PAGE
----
Mark Herrmann Newsday columnist Mark Herrmann

Herrmann has covered the Mets and Yankees since 1988, and has been Newsday’s national golf writer since 2002. A former Mets beat reporter, he has covered baseball's special events, including the World Series and the All-Star Game Show More

Kyle Brey and Matt Lowe, best buddies since first grade and former teammates at Farmingdale High School, agree that their friendship has helped them become better golfers. It starts with them fiercely wanting to be better than each other.

“We’re competitive in everything. When we play Connect Four, we go crazy. Forget about it,” said Lowe, who plays for the University of Richmond. Brey, who plays for Barry University in Florida, said, “You don’t even want to know. Those games are intense. He beats me a lot.”

Nobody beat Brey in the U.S. Open local qualifier Wednesday at Bethpage Red. He was the medalist with a 4-under-par 66 and advanced to the sectional round June 6 at Canoe Brook in Summit, N.J. Among the others in the field will be Lowe, who also qualified by shooting 3 under earlier in the day. After he posted his score, he went right back out on the course to watch Brey finish.

“He was 2 under with two to play. I don’t want to take all the credit for it, but as soon as I show up, he birdies the last two. I don’t think that’s a coincidence,” Lowe said. “I was extremely happy for him.”

Brey said, “When I saw him, I knew he was 3 under. I knew I needed to at least be at 2. I got to 4.”

That they both qualified is precisely the outcome they had envisioned when they played a practice round together on Monday. “Pushing each other gets us to the level we want to be at. We don’t root against each other, but the trash talk we have definitely helps in the long run,” Brey said, excited about Canoe Brook. “To think if we play a good 36 holes, we could be going to the U.S. Open. That’s pretty special.”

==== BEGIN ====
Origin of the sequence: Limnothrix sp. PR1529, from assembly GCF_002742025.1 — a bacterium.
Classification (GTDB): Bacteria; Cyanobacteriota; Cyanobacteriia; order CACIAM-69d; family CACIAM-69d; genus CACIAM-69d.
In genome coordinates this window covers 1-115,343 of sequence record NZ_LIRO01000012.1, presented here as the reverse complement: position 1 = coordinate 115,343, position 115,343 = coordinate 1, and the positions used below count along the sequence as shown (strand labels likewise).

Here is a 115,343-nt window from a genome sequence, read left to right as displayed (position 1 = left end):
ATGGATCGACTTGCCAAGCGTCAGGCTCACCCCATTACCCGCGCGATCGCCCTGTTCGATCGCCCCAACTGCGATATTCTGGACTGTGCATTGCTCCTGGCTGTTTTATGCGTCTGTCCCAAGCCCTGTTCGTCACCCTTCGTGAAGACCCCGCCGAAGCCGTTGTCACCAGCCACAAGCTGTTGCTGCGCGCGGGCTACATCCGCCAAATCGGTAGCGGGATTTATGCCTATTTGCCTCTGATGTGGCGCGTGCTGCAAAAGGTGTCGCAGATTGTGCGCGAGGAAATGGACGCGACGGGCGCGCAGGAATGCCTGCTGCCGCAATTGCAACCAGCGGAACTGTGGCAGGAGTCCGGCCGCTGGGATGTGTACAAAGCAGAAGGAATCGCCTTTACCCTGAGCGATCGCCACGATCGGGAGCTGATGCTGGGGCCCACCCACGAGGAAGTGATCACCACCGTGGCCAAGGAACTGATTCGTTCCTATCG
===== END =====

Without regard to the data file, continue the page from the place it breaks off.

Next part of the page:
Rittberger’s 2nd chance

Garden City Golf Club head pro Bob Rittberger moved one step closer to his return to Oakmont, one that would be much fuller and sweeter than his last trip. Rittberger, who advanced Wednesday by shooting 3 under at Bethpage Red in the local qualifier, had all but sewn up his trip to the 2007 U.S. Open at Oakmont. But a freakish bounce off the flagstick on the final hole of sectionals, after a near perfect approach, caused his ball to carom wildly onto a sprinkler head. He wound up being an alternate at the Open.

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“It was kind of half a great experience last time,” he said, recalling rules regarding alternates. “I was allowed to putt and chip—everything but going out and playing the course.” During the first round, he waited all day to see if anyone dropped out, which didn’t happen. “It would be a little bit nicer to be able to go back and play.”

Josh Rackley, an assistant pro at Tam O’Shanter who moved to Long Island after having been 2015 Player of the Year in the Philadelphia PGA Section, advanced at the local Open qualifier Tuesday at Old Westbury Country Club.

Malone’s outing has grown

Jim Malone is witness to all the good that golf can do and the consolation it offers. The Garden City High golf coach and his wife Diane hosted the annual Jamie and Paige Malone Foundation Memorial Outing earlier this month in honor of their two daughters, who were killed in a 2010 car accident while on their way to volunteer jobs as camp counselors.

The event has grown so large that it is held simultaneously at two courses, the Cherry Valley and Garden City Country Clubs. Proceeds go to local needs, such as paying for the funeral of a soldier killed in Afghanistan and defraying hospital expenses of a teenage cancer patient. Like many other outings, the Malones’ lifts spirits as it raises funds.

“It’s a way to get people together. There are so many people I know from Queens who don’t get to play at a country club very often,” Malone said. “It’s getting to be something where people look forward to seeing friends they haven’t seen in a long time.”